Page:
The following analysis of the Baltimore, MD and Washington, D.C. Metro Area housing markets have been prepared by RealEstate Business Intelligence (RBI), and is based on October 2012 MRIS housing data. Click here to view the full releases.
DC Housing Market Demand Picks Up; Sales, Pending Contracts, Median Price Gains Indicate Active Buyers
Demand has picked back up in the Washington DC metro housing market in October following a typical September slow down. Sales, new pending contracts, and median price gains are all above their 10-year average change from last month, an indication that buyers are still active in the market. All market indicators are above last years levels, and many are at multi-year October highs. The mild temperatures experienced in October could be playing a role as evidenced by a 7-year high for new pending contracts. Buyers appear to be drawn towards townhomes and condo units, as the proportion of new contracts on single-family homes is the lowest it has been in 2 years. This could be due to the lower price points of these properties as well as location preferences of the active buyer market. Median prices are up in the region, posting the highest year-over-year price gain in nearly 7 years.
The inventory of homes for sale continues to fall, which is playing a role in the price gains. Active listings are nearly half of their level 2 years ago, and new listings for October are at their lowest point in over a decade. Townhomes continue to gain traction in the market, posting the highest median price growth and new contract growth of all property segments. Despite the rising prices, it is unlikely that the region will see an influx of active listings as we close out the year. Many would-be sellers are still facing equity losses, and economic uncertainty remains a concern.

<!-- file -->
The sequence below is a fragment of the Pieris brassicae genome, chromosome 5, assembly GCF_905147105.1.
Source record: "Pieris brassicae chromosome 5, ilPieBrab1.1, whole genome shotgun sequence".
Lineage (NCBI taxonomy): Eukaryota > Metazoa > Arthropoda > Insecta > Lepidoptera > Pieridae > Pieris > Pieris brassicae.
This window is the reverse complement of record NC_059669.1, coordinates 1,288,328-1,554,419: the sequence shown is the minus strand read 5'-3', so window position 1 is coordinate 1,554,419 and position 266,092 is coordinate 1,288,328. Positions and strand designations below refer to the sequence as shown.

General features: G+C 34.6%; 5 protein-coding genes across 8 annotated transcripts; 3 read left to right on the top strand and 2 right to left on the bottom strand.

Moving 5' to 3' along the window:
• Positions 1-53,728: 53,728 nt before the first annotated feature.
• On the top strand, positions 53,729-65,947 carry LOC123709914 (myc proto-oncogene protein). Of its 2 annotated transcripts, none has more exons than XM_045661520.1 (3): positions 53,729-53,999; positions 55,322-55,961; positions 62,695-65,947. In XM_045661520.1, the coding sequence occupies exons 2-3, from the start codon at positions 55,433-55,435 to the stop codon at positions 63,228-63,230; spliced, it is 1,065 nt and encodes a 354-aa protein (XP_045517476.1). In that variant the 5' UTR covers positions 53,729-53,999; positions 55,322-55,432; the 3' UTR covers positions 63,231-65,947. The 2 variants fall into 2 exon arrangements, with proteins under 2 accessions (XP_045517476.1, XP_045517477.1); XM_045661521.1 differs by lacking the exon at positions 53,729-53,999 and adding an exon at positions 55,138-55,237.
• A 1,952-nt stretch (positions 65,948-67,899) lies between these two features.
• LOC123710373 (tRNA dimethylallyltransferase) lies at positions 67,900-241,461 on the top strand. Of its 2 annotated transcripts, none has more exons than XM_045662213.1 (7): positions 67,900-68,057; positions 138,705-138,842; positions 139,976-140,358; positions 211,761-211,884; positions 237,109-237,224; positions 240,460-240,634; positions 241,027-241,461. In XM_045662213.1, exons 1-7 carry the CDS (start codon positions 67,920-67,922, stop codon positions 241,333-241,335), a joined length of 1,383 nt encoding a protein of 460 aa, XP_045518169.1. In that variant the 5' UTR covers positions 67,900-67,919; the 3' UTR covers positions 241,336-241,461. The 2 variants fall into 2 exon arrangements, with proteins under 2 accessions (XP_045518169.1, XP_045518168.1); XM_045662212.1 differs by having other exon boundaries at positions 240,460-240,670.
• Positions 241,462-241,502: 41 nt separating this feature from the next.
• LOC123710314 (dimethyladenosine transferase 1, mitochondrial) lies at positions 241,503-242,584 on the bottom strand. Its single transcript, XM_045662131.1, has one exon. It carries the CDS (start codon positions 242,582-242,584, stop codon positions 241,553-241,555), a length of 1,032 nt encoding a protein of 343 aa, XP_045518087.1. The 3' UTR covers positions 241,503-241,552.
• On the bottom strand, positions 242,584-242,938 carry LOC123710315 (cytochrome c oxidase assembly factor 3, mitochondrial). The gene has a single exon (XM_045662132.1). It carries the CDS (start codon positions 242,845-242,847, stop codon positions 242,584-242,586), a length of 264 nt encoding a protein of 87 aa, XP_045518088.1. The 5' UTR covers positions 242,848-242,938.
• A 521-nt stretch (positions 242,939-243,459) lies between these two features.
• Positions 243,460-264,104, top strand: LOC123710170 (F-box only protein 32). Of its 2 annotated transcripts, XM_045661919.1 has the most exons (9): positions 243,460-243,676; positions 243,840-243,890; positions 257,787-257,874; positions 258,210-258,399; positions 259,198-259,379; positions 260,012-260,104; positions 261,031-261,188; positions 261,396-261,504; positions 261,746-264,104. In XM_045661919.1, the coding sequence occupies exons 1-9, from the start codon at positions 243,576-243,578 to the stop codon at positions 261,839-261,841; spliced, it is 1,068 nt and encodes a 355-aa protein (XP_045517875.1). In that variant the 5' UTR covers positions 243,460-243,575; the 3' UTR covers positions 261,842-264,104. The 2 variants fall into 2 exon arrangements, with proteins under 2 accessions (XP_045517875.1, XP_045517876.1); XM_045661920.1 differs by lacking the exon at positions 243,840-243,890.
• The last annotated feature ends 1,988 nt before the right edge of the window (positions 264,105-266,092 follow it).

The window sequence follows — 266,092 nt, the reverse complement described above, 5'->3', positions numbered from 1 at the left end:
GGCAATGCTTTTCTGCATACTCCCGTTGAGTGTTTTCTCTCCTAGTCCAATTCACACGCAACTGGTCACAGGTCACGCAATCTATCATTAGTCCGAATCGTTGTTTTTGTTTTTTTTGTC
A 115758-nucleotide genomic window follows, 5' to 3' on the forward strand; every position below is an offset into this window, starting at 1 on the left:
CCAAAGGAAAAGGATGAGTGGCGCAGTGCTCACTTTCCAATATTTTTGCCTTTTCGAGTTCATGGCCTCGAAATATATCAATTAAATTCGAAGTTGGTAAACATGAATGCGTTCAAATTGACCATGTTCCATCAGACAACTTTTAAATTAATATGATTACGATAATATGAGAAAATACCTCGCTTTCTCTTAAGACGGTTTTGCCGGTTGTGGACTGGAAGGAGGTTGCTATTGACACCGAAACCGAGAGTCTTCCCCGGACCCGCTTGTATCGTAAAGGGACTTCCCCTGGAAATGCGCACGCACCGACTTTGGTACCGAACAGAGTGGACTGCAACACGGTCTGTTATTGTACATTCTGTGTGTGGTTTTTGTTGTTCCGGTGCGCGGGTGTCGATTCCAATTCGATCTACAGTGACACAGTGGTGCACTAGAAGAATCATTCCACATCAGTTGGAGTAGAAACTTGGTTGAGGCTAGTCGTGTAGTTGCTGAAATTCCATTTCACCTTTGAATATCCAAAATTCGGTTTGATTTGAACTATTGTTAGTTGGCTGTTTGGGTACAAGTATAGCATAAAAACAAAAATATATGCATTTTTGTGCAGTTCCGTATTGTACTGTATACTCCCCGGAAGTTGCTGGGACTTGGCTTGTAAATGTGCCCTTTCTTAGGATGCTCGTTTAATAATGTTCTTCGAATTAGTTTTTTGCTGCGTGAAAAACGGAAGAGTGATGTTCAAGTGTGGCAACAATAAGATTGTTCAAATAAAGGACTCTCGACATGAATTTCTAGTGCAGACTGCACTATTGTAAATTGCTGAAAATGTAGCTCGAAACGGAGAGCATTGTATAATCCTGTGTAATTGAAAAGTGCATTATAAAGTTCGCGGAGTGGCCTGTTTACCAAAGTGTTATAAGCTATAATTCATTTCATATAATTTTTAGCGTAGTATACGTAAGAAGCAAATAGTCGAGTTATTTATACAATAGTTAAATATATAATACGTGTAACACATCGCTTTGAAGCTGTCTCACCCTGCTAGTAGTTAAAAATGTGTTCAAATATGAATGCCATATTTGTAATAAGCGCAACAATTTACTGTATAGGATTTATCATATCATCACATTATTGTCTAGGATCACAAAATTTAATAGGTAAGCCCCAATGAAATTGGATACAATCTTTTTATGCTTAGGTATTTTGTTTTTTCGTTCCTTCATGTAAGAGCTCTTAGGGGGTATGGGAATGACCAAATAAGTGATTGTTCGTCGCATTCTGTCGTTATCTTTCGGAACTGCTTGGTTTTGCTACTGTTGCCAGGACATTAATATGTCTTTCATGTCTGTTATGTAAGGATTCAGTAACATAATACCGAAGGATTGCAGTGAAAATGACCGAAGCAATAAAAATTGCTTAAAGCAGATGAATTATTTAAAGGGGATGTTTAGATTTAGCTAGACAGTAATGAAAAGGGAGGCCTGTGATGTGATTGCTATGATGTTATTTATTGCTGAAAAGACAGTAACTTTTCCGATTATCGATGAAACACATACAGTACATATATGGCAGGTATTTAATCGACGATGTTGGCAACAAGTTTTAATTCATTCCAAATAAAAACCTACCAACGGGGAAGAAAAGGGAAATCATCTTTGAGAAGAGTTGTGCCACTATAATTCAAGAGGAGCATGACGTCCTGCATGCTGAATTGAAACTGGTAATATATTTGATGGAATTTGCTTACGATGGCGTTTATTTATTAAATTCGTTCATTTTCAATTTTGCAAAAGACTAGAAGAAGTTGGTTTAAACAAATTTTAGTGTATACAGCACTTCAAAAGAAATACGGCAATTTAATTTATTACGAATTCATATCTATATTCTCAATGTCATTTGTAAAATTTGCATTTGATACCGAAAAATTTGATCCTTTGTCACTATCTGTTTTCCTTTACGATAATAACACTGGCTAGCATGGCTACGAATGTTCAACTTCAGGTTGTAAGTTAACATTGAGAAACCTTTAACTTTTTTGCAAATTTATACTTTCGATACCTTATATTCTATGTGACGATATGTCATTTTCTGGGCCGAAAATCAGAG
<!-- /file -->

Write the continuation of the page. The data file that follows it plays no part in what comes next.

October Sales Numbers Down for Single-Family Homes; Condo Sales Rise, Gain Traction
The Baltimore Metro housing market remains stronger than last year, but a seasonal slow-down is taking place throughout the region. Sales numbers declined from last month, with the sharpest drop occurring in the single-family home segment. Condo sales, on the other hand, rose, which could be due to their lower price points. Proportionally, condo sales continue to grain traction within the market, which could suggest a change in location preferences in the active buyer market. It also could be a result of loosened FHA regulations regarding the required percentage of owner-occupied units for condo financing. Sales prices have flattened in many areas of the region, which is likely a result of cooler demand. New contract activity is a bright spot this month, with numbers exceeding the average month-to-month growth rate from September.
The mild temperatures in October could be playing a role in both the increase in new contracts as well as the slowed decline of new listings. New listings for townhomes are up compared to last year, and are at the same level for condos, which could signal a changing inventory pattern. The low inventory continues to have an impact on the market, and active listings are still shrinking relative to last year. Despite the new listings, it is unlikely that the region will see an influx of active listings as we close out the year. Many would-be sellers are still facing equity losses, and economic uncertainty remains a concern.